The Triumph of Marriage:
Painted Cassoni of the Renaissance
February 14, 2009 - April 19, 2009
Triumph was a pervasive theme in Renaissance public culture. Parades and processions, civic festivities and marriage cortèges, religious tableaux-vivants and political embassies could all take the form of a triumphal procession of chariots winding through the city streets. Tuscan domestic pictures on cassoni or wedding chests (and spalliere or wainscoting) draw upon a wide range of sources: ancient, medieval, and contemporary. The triumphant imagery they show – Scipio or Alexander, Solomon and Sheba, or Bacchus and Ariadne, for example – ultimately reflects on the triumphant celebration of a marriage, the event for which the pictures were made and which they continued to commemorate while on display in the home.
In this exhibition, we hope that excellent examples of cassone panels will allow viewers to appreciate the complexity and invention of these works. One centerpiece of the show will be the entire chest from the Worcester Art Museum that represents the Coronation of Emperor Frederick III, along with its pendant, the Marriage of Frederick III and Leonora of Portugal (Sotheby’s 1999). These pictures, attributed to Giovanni di Ser Giovanni, called Lo Scheggia, bridge the gap between Pesellino and Botticelli and show how contemporary political events might be included in the triumphal mode of domestic painting. One goal of this exhibition is to borrow important examples of Tuscan domestic painting that enlarge upon key works at the Gardner Museum. Pesellino’s Triumphs of Love, Chastity and Death and Fame, Time and Eternity, Sandro Botticelli’s Tragedy of Lucretia, the anonymous Sienese pastiglia cassone, the Falconetto grisaille panel, the Sienese Roman Heroes, etc. are currently shown along with Renaissance religious pictures, textiles, musical instruments and furniture.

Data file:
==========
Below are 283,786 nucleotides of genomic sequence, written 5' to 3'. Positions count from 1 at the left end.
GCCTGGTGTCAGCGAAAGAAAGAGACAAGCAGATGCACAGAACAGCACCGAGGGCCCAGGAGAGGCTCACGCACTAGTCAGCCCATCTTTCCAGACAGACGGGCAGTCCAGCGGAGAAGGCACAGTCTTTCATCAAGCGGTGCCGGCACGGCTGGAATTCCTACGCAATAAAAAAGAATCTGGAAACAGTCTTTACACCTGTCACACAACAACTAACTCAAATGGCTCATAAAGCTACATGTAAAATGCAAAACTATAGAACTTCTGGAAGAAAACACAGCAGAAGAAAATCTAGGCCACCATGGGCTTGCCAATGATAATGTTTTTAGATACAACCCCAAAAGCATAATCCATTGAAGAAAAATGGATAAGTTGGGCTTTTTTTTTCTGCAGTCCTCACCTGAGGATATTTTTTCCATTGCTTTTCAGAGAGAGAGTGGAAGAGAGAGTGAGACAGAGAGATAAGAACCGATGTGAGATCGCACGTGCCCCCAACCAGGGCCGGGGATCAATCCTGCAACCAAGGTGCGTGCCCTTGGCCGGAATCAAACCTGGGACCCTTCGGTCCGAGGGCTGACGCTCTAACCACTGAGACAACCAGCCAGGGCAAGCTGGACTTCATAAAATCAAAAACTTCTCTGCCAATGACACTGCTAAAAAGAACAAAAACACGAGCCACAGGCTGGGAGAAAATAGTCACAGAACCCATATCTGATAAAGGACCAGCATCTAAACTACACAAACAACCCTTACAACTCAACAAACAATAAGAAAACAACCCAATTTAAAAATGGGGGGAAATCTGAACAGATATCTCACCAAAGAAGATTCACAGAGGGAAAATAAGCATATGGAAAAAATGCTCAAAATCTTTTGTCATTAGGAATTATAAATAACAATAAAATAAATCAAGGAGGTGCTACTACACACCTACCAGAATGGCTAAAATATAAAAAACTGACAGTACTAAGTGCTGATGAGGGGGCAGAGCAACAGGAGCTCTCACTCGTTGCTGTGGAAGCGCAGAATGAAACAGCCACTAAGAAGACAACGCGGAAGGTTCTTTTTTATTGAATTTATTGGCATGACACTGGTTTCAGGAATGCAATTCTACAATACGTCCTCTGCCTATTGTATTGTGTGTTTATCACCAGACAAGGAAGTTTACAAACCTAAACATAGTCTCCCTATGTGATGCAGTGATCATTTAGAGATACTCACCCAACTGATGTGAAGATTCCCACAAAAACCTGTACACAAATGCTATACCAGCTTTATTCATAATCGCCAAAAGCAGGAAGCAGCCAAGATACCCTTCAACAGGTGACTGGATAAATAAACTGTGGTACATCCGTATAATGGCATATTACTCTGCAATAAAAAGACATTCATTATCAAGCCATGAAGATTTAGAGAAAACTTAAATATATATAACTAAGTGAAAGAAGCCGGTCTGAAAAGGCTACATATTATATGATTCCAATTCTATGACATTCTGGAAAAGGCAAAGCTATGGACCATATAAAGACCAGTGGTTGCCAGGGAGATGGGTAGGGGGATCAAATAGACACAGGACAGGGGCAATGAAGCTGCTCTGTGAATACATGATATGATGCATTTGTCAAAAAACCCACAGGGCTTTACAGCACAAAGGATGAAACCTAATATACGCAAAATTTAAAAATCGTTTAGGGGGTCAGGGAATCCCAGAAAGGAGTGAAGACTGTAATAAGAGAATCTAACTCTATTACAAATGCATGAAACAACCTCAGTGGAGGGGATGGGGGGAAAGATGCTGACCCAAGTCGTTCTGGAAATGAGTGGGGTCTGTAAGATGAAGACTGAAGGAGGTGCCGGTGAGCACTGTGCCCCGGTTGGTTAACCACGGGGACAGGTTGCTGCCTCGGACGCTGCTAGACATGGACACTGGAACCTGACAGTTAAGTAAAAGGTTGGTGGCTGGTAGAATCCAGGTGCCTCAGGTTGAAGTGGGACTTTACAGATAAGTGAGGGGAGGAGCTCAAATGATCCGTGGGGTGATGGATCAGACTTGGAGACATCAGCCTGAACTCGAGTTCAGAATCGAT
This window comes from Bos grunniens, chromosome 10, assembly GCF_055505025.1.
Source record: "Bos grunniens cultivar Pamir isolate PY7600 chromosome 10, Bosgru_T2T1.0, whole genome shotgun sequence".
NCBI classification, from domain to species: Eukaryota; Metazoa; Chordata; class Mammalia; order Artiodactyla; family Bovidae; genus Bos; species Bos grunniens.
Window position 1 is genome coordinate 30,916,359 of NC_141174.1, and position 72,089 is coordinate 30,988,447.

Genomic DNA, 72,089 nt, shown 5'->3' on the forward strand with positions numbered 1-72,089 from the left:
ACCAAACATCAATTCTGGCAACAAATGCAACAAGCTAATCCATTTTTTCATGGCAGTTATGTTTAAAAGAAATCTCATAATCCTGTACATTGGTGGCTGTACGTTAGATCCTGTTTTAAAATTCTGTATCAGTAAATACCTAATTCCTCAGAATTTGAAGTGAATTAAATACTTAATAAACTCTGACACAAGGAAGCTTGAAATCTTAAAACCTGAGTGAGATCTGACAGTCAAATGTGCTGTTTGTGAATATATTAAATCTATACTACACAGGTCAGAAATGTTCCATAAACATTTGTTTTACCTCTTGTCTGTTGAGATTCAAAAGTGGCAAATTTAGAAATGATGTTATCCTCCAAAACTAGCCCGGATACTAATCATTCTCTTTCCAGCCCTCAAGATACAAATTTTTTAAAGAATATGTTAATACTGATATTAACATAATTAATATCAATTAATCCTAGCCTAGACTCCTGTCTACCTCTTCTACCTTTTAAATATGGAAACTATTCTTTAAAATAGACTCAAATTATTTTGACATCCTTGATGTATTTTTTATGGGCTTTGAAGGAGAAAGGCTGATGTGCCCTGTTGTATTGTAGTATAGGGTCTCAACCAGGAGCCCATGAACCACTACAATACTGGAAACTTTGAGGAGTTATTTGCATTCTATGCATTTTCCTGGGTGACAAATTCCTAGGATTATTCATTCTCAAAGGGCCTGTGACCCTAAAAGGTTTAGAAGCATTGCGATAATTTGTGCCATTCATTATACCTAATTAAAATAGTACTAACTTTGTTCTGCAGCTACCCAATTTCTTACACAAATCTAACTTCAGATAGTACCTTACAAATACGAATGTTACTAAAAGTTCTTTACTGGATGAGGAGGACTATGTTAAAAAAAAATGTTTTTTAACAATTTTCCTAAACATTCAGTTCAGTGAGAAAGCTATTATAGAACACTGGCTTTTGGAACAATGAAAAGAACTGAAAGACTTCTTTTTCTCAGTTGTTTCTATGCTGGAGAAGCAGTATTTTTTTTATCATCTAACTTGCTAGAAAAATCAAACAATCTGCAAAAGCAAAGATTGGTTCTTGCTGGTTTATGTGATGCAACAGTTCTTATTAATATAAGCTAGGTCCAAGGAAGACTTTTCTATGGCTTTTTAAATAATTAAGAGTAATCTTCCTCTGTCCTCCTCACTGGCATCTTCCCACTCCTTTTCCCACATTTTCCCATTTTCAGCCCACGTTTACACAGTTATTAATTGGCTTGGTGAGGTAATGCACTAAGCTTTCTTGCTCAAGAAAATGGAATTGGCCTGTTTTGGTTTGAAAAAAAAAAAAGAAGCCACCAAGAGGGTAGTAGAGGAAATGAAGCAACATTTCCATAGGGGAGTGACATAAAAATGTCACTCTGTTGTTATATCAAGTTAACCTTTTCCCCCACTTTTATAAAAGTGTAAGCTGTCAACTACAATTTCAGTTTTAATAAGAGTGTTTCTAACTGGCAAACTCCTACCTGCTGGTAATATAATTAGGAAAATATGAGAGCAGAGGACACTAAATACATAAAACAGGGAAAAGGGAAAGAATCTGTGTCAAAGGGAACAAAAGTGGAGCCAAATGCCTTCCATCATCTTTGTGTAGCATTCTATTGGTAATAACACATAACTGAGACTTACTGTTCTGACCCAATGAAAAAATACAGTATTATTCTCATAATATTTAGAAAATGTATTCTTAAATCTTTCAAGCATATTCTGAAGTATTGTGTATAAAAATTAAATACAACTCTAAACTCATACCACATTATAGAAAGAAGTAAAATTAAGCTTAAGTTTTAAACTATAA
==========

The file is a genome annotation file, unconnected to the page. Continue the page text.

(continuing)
An illustrated catalogue accompanies the show. At the Ringling, a gallery devoted to the domestic interior in the Florentine Renaissance will also be included to give visitors a sense of the original context of cassoni.
Birmingham Museum of Art, Birmingham
Isabella Stewart Gardner Museum, Boston
J. Paul Getty Museum, Los Angeles
John and Mable Ringling Museum of Art, Sarasota
National Gallery of Art, Washington
Walters Art Museum, Baltimore
Worcester Art Museum, Worcester